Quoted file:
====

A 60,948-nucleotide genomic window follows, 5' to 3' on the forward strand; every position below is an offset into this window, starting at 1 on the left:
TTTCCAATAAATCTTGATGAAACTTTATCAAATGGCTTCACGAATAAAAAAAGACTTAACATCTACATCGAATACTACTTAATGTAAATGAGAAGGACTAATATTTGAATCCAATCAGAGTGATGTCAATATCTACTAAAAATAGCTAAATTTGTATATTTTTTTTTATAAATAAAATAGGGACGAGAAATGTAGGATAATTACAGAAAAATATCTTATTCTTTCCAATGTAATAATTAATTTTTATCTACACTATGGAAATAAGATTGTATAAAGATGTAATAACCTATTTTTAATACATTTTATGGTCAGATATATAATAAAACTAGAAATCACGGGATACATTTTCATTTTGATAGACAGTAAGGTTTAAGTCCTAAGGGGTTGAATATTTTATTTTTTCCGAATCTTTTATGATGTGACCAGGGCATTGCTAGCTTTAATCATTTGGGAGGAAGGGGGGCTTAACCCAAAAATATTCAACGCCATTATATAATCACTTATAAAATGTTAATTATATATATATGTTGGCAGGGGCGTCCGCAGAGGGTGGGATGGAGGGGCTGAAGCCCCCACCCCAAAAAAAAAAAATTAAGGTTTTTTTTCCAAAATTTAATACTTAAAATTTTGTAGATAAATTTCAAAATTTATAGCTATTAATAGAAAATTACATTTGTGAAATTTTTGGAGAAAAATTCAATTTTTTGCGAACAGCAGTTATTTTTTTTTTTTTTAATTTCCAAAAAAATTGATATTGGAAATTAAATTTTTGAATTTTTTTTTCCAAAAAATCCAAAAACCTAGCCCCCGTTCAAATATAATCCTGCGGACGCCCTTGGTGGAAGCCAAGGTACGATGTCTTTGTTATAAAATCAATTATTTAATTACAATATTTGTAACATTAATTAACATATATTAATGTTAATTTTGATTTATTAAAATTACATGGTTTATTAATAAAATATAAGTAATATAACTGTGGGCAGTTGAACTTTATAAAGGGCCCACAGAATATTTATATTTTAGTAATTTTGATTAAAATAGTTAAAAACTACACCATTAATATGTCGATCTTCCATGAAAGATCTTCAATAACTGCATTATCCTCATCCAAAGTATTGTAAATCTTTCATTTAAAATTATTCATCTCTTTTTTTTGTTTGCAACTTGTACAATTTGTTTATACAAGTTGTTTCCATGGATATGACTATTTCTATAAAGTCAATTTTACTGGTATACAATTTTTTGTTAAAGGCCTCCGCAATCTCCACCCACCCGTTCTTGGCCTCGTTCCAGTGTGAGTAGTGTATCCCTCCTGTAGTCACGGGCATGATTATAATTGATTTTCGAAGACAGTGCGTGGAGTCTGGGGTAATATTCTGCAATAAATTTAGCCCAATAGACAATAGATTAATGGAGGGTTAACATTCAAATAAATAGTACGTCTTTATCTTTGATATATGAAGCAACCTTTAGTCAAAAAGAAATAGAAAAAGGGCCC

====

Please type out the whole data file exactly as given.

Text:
A 60,948-nucleotide genomic window follows, 5' to 3' on the forward strand; every position below is an offset into this window, starting at 1 on the left:
TTTCCAATAAATCTTGATGAAACTTTATCAAATGGCTTCACGAATAAAAAAAGACTTAACATCTACATCGAATACTACTTAATGTAAATGAGAAGGACTAATATTTGAATCCAATCAGAGTGATGTCAATATCTACTAAAAATAGCTAAATTTGTATATTTTTTTTTATAAATAAAATAGGGACGAGAAATGTAGGATAATTACAGAAAAATATCTTATTCTTTCCAATGTAATAATTAATTTTTATCTACACTATGGAAATAAGATTGTATAAAGATGTAATAACCTATTTTTAATACATTTTATGGTCAGATATATAATAAAACTAGAAATCACGGGATACATTTTCATTTTGATAGACAGTAAGGTTTAAGTCCTAAGGGGTTGAATATTTTATTTTTTCCGAATCTTTTATGATGTGACCAGGGCATTGCTAGCTTTAATCATTTGGGAGGAAGGGGGGCTTAACCCAAAAATATTCAACGCCATTATATAATCACTTATAAAATGTTAATTATATATATATGTTGGCAGGGGCGTCCGCAGAGGGTGGGATGGAGGGGCTGAAGCCCCCACCCCAAAAAAAAAAAATTAAGGTTTTTTTTCCAAAATTTAATACTTAAAATTTTGTAGATAAATTTCAAAATTTATAGCTATTAATAGAAAATTACATTTGTGAAATTTTTGGAGAAAAATTCAATTTTTTGCGAACAGCAGTTATTTTTTTTTTTTTTAATTTCCAAAAAAATTGATATTGGAAATTAAATTTTTGAATTTTTTTTTCCAAAAAATCCAAAAACCTAGCCCCCGTTCAAATATAATCCTGCGGACGCCCTTGGTGGAAGCCAAGGTACGATGTCTTTGTTATAAAATCAATTATTTAATTACAATATTTGTAACATTAATTAACATATATTAATGTTAATTTTGATTTATTAAAATTACATGGTTTATTAATAAAATATAAGTAATATAACTGTGGGCAGTTGAACTTTATAAAGGGCCCACAGAATATTTATATTTTAGTAATTTTGATTAAAATAGTTAAAAACTACACCATTAATATGTCGATCTTCCATGAAAGATCTTCAATAACTGCATTATCCTCATCCAAAGTATTGTAAATCTTTCATTTAAAATTATTCATCTCTTTTTTTTGTTTGCAACTTGTACAATTTGTTTATACAAGTTGTTTCCATGGATATGACTATTTCTATAAAGTCAATTTTACTGGTATACAATTTTTTGTTAAAGGCCTCCGCAATCTCCACCCACCCGTTCTTGGCCTCGTTCCAGTGTGAGTAGTGTATCCCTCCTGTAGTCACGGGCATGATTATAATTGATTTTCGAAGACAGTGCGTGGAGTCTGGGGTAATATTCTGCAATAAATTTAGCCCAATAGACAATAGATTAATGGAGGGTTAACATTCAAATAAATAGTACGTCTTTATCTTTGATATATGAAGCAACCTTTAGTCAAAAAGAAATAGAAAAAGGGCCC